Madelyn Linsenmeir, 1988-2018: All Parents Need to Read Her Obituary

Yesterday one of my Facebook friends shared a link to an obituary; a photo of a young mom beaming, wearing a baby on her back, went with the simple headline: Obituary: Madelyn Linsenmeir, 1988-2018.

The friend’s Facebook status simply said, “Wow. Read this.”

And so I did.

What followed was one of the most heartbreaking essays I have ever read. It was the story of Madelyn’s life: the good, the bad, the beautiful, the ugly. It was a reminder that a person is so. much. MORE than they way he or she died.

But in the end, Madelyn Linsenmeir’s life ended tragically, and nearly half of it was lived that way, because, as her obituary says, when the incredibly kind, talented, fun-loving Maddie “was 16, she moved with her parents from Vermont to Florida to attend a performing arts high school. Soon after she tried OxyContin for the first time at a high school party, and so began a relationship with opiates that would dominate the rest of her life.”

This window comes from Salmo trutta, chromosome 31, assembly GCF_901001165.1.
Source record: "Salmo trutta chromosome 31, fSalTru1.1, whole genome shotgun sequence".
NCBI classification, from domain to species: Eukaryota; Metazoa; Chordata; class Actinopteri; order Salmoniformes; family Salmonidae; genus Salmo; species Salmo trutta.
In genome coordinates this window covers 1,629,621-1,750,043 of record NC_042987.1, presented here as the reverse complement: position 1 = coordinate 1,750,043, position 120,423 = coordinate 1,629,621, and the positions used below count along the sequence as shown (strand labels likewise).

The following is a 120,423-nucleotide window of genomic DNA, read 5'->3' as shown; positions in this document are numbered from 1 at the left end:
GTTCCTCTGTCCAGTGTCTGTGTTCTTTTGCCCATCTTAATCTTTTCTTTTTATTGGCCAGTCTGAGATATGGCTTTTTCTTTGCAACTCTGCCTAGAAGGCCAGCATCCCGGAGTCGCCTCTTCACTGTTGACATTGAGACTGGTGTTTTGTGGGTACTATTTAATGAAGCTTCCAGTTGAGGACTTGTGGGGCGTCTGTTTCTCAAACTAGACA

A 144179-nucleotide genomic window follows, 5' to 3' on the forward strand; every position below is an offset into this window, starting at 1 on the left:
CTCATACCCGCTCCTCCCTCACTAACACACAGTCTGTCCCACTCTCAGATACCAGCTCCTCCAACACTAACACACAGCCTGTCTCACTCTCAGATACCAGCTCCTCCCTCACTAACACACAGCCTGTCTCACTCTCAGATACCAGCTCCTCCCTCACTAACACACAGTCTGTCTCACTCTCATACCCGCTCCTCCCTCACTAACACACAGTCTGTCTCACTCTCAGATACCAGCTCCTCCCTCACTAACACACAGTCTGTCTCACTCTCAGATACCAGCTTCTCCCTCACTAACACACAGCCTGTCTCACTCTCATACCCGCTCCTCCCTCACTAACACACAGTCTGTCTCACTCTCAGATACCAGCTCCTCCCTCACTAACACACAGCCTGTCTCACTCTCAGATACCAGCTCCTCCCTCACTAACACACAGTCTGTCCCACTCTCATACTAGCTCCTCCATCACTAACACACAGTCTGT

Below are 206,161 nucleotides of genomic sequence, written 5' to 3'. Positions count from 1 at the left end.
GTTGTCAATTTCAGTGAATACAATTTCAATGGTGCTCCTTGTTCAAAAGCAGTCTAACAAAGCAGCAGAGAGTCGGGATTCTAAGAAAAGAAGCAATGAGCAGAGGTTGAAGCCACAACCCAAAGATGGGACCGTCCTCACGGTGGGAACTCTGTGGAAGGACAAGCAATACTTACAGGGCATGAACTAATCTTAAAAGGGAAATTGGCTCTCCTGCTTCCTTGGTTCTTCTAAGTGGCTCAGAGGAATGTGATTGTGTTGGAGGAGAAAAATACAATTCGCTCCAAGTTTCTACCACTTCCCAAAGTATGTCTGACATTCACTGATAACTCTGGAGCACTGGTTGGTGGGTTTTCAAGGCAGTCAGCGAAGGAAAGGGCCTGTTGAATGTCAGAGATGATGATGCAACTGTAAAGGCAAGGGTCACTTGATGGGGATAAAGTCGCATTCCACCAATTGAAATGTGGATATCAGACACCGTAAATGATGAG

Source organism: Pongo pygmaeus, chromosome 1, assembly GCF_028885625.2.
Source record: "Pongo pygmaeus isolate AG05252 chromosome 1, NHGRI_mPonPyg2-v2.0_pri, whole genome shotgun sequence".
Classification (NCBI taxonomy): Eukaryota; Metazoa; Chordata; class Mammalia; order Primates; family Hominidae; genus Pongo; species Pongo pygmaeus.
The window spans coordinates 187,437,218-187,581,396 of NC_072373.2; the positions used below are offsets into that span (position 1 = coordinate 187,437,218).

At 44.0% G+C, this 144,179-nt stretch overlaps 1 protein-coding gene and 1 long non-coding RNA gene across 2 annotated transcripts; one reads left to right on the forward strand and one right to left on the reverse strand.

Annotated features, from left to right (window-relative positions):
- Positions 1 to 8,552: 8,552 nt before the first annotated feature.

Madelyn Linsenmeir’s obituary is a thing of dichotomous beauty; it is carefully crafted to truly celebrate her life but also expose the disease that led to her death. Opioid addiction in insidious and it is no respecter of persons; it does not discriminate between the person who was raised in poverty, abused and neglected, and the person who was raised and cherished in a house full of love and given every opportunity to succeed. It comes in an alters your brain in an instant, so that one choice made as an immature teen or one bad accident or injury can lead to a lifetime of battle against the disease of addiction.

Jenny Rapson
Jenny Rapson
Jenny is a follower of Christ, a wife and mom of three from Ohio and a freelance writer and editor.

Related Posts


Recent Stories